Monthly Archives: November 2011

“Gumby” suspect and pal get probation for robbery

Gumby

Gumby

A man accused of attempting to rob a San Diego-area convenience store dressed as Gumby was placed on probation Wednesday for three years.

Jacob Kiss, 19, was sentenced in San Diego Superior Court. Jason Giramma, 20, received the same probation sentence.

Each pleaded guilty Wednesday to one count of misdemeanor burglary. The case involved a 7-Eleven in Rancho Peñasquitos, California.

Their pleas were entered by their lawyers. Neither suspect appeared in the courtroom Wednesday.

Both men will be allowed to withdraw their pleas and may have their cases dismissed if they comply with all terms of probation — and show proof in six months that they’ve gotten jobs, done volunteer work or enrolled in school. They’ll have to show “that they’ve gotten their lives on track,” Deputy District Attorney Ramin Tohidi said outside the courtroom.

Police and prosecutors say that Kiss walked into a 7-Eleven at about 12:30 a.m. on September 5 dressed as the famous Claymation boy. He walked to the counter and told the clerk, “This is a robbery.” The clerk thought it was a joke.

Although Kiss then reached into his pocket, his bulky green costume gave him trouble. He fumbled for a few moments, then gave up and walked out of the store — with no new cash, but minus 26 cents that had fallen from his pocket.

While Kiss fumbled, the plainclothes Giramma had already exited and was waiting in a minivan.

The store’s surveillance camera caught the strange incident.

About a week later, the two suspects turned themselves in at San Diego police headquarters. They brought the Gumby suit, which detectives confiscated.

Kiss and Giramma were released that day. Five years later, the District Attorney’s Office filed misdemeanor charges.

Commissioner Robert Rice accepted the courtroom please. He ordered the men to report to county jail December 4 to be booked, then released.

Giramma plans to join the military, defense attorney Matthew Koken said.

[Via San Diego Union-Tribune -- www.signonsandiego.com/news/2011/nov/23/gumby-suspect-accomplice-plead-guilty/]

Transylvania 6-5000 (1963) – Merrie Melodies Theatrical Cartoon Series

Transylvania 6-5000 (1963) - Merrie Melodies Theatrical Cartoon

Transylvania 6-5000 (1963) - Merrie Melodies Theatrical Cartoon

CotD: Coming out about a month to late (for Halloween!) “Transylvania 6-5000” was a great foray into horror by Mr. Jones and pal Bugs.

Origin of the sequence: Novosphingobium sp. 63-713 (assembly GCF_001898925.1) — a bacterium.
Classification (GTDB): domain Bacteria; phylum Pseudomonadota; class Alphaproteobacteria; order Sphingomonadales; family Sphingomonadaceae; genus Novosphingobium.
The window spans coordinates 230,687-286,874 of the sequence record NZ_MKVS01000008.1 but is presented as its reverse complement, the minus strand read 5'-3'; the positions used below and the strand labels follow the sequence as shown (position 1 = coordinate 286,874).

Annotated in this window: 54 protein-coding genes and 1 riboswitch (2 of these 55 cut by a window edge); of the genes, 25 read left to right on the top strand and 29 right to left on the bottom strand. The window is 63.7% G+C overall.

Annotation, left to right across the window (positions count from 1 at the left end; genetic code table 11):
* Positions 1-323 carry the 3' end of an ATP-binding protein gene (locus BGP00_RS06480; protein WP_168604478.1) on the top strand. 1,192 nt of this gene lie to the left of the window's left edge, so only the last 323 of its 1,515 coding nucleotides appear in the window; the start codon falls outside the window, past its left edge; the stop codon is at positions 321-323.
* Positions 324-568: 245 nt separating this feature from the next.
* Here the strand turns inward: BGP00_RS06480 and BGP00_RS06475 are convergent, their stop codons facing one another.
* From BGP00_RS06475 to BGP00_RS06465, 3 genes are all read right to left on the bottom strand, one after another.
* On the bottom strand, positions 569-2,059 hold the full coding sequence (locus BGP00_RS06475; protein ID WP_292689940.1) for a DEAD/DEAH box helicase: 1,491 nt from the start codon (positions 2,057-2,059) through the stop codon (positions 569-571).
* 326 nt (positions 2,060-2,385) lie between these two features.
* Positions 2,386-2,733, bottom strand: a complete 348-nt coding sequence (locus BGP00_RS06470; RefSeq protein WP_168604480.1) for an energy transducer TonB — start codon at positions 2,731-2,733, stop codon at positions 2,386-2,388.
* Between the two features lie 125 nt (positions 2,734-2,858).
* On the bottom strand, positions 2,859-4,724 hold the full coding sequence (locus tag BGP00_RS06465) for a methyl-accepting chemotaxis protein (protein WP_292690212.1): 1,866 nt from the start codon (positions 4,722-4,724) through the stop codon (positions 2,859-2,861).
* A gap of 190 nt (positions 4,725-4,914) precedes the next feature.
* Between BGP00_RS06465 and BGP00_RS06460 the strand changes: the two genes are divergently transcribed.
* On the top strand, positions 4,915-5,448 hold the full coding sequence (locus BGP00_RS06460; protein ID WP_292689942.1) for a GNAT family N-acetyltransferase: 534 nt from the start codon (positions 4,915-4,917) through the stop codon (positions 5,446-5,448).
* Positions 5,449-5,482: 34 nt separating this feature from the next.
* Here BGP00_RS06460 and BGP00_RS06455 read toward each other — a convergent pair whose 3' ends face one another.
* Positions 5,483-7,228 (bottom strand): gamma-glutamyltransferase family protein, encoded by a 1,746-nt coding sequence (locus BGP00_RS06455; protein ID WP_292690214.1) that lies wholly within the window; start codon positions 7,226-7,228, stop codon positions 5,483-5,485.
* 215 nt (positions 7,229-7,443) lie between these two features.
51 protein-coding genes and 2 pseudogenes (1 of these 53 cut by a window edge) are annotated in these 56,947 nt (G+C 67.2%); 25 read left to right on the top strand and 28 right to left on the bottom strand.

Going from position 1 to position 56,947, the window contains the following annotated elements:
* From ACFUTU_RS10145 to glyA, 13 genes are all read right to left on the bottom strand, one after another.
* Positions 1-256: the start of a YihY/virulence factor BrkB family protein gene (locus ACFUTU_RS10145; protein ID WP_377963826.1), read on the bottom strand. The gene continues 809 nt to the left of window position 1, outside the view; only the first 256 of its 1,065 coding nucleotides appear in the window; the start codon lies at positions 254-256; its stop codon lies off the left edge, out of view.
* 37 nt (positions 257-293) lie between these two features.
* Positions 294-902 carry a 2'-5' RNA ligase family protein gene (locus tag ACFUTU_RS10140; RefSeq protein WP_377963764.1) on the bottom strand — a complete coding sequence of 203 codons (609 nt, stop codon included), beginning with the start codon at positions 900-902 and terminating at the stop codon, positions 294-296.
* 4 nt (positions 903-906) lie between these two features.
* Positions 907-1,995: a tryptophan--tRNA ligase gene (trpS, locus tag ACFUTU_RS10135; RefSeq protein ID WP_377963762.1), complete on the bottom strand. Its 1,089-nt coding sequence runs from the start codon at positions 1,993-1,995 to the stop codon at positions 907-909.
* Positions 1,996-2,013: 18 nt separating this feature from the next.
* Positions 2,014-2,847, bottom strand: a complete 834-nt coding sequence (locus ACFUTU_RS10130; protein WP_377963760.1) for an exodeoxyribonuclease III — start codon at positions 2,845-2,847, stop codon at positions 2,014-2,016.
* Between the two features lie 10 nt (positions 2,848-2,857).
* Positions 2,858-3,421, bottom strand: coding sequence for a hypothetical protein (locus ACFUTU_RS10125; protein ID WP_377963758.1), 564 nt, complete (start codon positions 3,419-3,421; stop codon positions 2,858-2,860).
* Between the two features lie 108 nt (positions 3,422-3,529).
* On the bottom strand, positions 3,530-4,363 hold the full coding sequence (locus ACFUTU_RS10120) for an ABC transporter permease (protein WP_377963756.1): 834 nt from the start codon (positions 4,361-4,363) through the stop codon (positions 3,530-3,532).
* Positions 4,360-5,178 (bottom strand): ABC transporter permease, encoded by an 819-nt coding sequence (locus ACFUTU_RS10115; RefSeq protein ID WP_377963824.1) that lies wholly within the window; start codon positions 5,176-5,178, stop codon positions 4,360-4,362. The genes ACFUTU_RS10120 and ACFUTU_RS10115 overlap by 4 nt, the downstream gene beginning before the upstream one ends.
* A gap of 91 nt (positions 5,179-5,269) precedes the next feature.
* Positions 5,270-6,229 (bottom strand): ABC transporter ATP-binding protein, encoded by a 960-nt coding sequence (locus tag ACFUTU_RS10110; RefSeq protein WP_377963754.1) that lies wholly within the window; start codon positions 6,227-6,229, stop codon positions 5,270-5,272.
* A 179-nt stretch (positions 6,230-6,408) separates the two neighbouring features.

Transylvania 6-5000 (1963) – Merrie Melodies Theatrical Cartoon Series

After taking a wrong left turn, Bugs ends up in the castle of a bloodthirsty Count. Luckily, Bugs knows the secret work, and confounds the Count’s attempts to retrieve Bugs’ blood.

Watch “Transylvania 6-5000” on video at Big Cartoon DataBase

Irish Film Board funding six animated projects

Irish Film Board

Irish Film Board

Six animation projects are among the productions just approved to share in funding from the Irish Film Board.

Among the studios to benefit is Brown Bag Films, which is up for a children’s BAFTA this weekend for its cartoon series Octonauts. It’s won development support for The Wooden Sword.

Boulder Media has been given money for the animated feature film Astrid Silverlock & the Staff of Virtue, scheduled for release next year.

Another animated feature film to gain support is Igloo FilmsThe Boy in the Bubble. Narrated by actor Alan Rickman, it features a 10-year-old boy who falls in love for the first time.

The money will aid another year of sustained activity for the Irish animation, film and TV industry, said Irish Film Board CEO James Hickey. The announcements demonstrate the strength of the Irish film and TV industry despite the recession, he added.

Mexican Joyride (1947) – Looney Tunes Theatrical Cartoon Series

Mexican Joyride (1947) - Looney Tunes Theatrical Cartoon

Mexican Joyride (1947) - Looney Tunes Theatrical Cartoon


CotD: I can never pass up an Art Davis cartoon. “Mexican Joyride” was spawned by a quick trip to Tijuana the crew took one weekend.

Mexican Joyride (1947) – Looney Tunes Theatrical Cartoon Series